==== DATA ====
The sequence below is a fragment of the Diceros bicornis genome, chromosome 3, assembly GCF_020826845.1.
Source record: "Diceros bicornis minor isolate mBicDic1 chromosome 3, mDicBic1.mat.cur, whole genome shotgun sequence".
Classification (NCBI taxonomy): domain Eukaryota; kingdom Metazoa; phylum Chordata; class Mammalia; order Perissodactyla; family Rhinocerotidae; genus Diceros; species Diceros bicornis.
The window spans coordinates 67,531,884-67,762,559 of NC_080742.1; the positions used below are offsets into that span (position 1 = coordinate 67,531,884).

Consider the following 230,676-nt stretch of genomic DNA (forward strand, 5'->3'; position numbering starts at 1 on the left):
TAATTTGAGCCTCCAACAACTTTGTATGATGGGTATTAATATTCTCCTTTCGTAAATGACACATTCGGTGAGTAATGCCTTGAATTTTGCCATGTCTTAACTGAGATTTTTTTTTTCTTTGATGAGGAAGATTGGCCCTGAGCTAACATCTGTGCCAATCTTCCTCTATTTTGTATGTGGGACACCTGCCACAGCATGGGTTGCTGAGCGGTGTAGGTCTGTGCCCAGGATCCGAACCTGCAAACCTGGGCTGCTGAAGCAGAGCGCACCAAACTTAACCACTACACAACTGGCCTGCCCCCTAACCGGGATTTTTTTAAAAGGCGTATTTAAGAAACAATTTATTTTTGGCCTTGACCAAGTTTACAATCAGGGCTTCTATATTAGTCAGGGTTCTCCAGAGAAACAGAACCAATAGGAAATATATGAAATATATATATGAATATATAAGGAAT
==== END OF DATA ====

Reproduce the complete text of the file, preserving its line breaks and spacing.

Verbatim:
The sequence below is a fragment of the Diceros bicornis genome, chromosome 3, assembly GCF_020826845.1.
Source record: "Diceros bicornis minor isolate mBicDic1 chromosome 3, mDicBic1.mat.cur, whole genome shotgun sequence".
Classification (NCBI taxonomy): domain Eukaryota; kingdom Metazoa; phylum Chordata; class Mammalia; order Perissodactyla; family Rhinocerotidae; genus Diceros; species Diceros bicornis.
The window spans coordinates 67,531,884-67,762,559 of NC_080742.1; the positions used below are offsets into that span (position 1 = coordinate 67,531,884).

Consider the following 230,676-nt stretch of genomic DNA (forward strand, 5'->3'; position numbering starts at 1 on the left):
TAATTTGAGCCTCCAACAACTTTGTATGATGGGTATTAATATTCTCCTTTCGTAAATGACACATTCGGTGAGTAATGCCTTGAATTTTGCCATGTCTTAACTGAGATTTTTTTTTTCTTTGATGAGGAAGATTGGCCCTGAGCTAACATCTGTGCCAATCTTCCTCTATTTTGTATGTGGGACACCTGCCACAGCATGGGTTGCTGAGCGGTGTAGGTCTGTGCCCAGGATCCGAACCTGCAAACCTGGGCTGCTGAAGCAGAGCGCACCAAACTTAACCACTACACAACTGGCCTGCCCCCTAACCGGGATTTTTTTAAAAGGCGTATTTAAGAAACAATTTATTTTTGGCCTTGACCAAGTTTACAATCAGGGCTTCTATATTAGTCAGGGTTCTCCAGAGAAACAGAACCAATAGGAAATATATGAAATATATATATGAATATATAAGGAAT